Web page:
ESP Biography
SEMON REZCHIKOV, MIT sophomore; studying mathematics and reality
Major: Mathematics College/Employer: MIT Year of Graduation: 2016 

Brief Biographical Sketch:
I used to work in a synthetic biology lab, write computational models, build robots, and spend way too much time browsing weird corners of the internet. Now I spend way too much time reading textbooks, drinking coffee, and taking long walks trying to figure things out. I am currently trying to learn some real math; we'll see how that goes. Future plans are lacking, but I seem to end up in interesting places. Past Classes(Clicking a class title will bring you to the course's section of the corresponding course catalog)M9227: Introductory Topics In Pure Mathematics in HSSP Spring 2015 (Feb. 21, 2015)
In this course, we will introduce several elementary topics in pure math. We will discuss some basic techniques and notions of abstract algebra, topology, analysis and geometry. There will be a focus on broad themes in mathematics and we will discuss some recent math research.
There will be optional reading and exercises handed out at the end of every class.
X8126: Gentlemen, you can't fight in here! This is the War Room or: Introduction to Social Dynamics in Spark 2014 (Mar. 15  16, 2014)
Navigating a crowded party is like traversing a minefield. Engineering is about iteration, but in social engineering, you only have one shot to get it right. Learn how to get the conversations you need, use the conversations you have and hack any situation.
Results not guaranteed. Always add water.
X7326: Gentlemen, you can't fight in here! This is the War Room or: Introduction to Social Dynamics in Splash! 2013 (Nov. 23  24, 2013)
Navigating a crowded party is like traversing a minefield. Engineering is about iteration, but in social engineering, you only have one shot to get it right. Learn how to get the conversations you need, use the conversations you have and hack any situation.
Results not guaranteed. Always add water.
M7789: Winning Ways for Your Mathematical Plays in Splash! 2013 (Nov. 23  24, 2013)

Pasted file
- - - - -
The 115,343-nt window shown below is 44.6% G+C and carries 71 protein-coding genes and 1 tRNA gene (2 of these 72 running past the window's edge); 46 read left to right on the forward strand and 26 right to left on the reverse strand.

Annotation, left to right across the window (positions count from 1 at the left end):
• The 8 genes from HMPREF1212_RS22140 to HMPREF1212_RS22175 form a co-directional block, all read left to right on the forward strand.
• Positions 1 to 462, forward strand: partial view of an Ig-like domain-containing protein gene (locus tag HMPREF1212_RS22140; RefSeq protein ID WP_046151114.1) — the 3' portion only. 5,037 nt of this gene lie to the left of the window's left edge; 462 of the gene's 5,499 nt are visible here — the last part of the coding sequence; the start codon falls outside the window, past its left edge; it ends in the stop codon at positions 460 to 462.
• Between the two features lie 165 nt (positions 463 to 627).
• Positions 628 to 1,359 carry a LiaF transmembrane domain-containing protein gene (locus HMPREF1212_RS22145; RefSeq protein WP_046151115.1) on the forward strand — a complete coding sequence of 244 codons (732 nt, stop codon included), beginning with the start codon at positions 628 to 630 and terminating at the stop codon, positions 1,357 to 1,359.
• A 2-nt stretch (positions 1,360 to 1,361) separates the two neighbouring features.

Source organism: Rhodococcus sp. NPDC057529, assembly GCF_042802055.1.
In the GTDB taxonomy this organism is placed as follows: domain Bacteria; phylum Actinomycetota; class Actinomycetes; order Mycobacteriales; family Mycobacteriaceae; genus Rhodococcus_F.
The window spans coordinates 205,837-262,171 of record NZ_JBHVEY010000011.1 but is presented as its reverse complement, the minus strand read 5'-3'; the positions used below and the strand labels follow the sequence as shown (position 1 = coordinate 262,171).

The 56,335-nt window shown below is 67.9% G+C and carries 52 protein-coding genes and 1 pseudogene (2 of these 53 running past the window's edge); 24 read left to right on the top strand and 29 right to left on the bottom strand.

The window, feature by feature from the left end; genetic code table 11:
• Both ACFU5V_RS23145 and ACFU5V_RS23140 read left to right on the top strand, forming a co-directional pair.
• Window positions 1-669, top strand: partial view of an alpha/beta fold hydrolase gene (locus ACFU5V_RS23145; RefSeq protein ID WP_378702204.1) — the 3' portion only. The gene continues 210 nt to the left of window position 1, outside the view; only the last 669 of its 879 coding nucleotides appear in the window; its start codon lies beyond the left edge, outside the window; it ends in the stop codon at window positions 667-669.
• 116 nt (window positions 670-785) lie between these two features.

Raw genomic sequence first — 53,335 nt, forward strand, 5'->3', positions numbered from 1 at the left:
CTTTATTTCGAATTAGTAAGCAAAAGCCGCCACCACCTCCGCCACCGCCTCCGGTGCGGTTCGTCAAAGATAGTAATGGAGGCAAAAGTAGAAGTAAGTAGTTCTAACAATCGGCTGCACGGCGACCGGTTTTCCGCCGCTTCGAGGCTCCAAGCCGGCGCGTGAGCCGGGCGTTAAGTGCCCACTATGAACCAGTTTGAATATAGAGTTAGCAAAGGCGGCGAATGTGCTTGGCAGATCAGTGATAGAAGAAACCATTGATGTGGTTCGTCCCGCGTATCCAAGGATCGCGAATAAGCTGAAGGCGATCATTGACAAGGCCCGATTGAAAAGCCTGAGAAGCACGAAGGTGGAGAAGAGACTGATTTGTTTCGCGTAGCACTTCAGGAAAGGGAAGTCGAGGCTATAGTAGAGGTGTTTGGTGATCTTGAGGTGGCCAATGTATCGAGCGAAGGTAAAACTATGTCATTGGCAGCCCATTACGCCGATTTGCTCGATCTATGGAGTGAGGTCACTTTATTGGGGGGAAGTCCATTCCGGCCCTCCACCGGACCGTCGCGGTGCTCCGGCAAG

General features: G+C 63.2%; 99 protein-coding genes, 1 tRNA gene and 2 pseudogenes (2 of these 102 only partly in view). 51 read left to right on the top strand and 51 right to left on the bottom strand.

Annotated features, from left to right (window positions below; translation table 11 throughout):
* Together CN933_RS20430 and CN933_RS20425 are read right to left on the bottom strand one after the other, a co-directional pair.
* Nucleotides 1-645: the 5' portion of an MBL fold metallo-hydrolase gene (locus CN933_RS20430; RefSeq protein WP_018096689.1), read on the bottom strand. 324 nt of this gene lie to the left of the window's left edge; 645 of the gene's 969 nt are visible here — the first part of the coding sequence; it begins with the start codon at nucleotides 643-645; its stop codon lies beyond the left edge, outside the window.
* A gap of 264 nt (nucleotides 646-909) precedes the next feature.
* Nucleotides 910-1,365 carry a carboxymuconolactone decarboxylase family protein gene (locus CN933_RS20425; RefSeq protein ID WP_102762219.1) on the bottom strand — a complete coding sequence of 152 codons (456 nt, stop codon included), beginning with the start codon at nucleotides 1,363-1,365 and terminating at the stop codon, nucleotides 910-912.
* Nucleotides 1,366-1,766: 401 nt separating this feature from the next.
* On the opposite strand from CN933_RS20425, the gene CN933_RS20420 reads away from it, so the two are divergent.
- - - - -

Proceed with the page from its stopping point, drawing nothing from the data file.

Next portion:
One of the themes running through modern mathematics is that by looking at the formal, algebraic structure in the objects we intuitively perceive, we can find powerful, beautiful, and *very weird* abstractions that solve huge classes of problems.
However, mathematics often lacks a sense of humor. Luckily, combinatorial game theory was developed by a bunch of punsters and jokers. It'll be a wild ride.
We'll start by playing with matchsticks, start thinking about games with uncountably many turns and moves that have a "temperature", and end by constructing the "surreal numbers", which include infinitely small numbers and infinitely large numbers and are fascinating from the standpoint of mathematical logic. In the process, we will learn how to win every impartial game, find out that all games are just heaps of sticks, use words like "nimbers" in complete seriousness, learn a lot about what games *are*, and see what happens when playful mathematicians decide to play some mathematical games.
M7271: Introductory Topics In Pure Mathematics in HSSP Summer 2013 (Jul. 07, 2013)
In this course, we will introduce several elementary topics in pure math. We will discuss the basic techniques and notions of analysis, topology, abstract algebra and geometry. There will be a focus on broad themes in mathematics and we will discuss recent math research.
There will be optional reading and exercises handed out at the end of every class.
M6951: Winning Ways for your Mathematical Plays in Spark! 2013 (Mar. 16, 2013)
Have you ever heard of chess? Yes? How about Go? Yes? How about that silly game called Nim, where where you have a bunch of heaps of matchsticks, and each player takes turns removing some amount of sticks from some pile, until some player cannot make a move? No? Well, this game is called Nim, and it, together with a bit of abstraction and mathematical trickery, we can use it to analyze huge classes of games! (Also, we will use words like "nimbers" in a totally serious manner.) Moreover, in the process, we will construct a set of mathematical objects called "games", a subset of which will be the "surreal numbers", which contain both infinitely large and infinitely small numbers? Come see what happens when the mathematical mind gets applied to silly games :)
I'll have tea and cookies, because it's more fun when things are casual.
This course is based off of a book by John Conway of the same name; if you like the class, you should check it out of the library afterwards!
M6620: Nonrigorous proofs that work in Splash! 2012 (Nov. 17  18, 2012)
Sick of epsilondelta proofs in your calculus class? Come see the world with Euler's eyes and learn how the mathematicians of the 1700s proved powerful theorems using methods that would horrify your teachers! Sum series buy expanding complicated functions as just infinite products of linear functions, and expanding nonconverging operators as Taylor series in derivatives! It'll be fun; tea and cookies will be made and laughs will be had.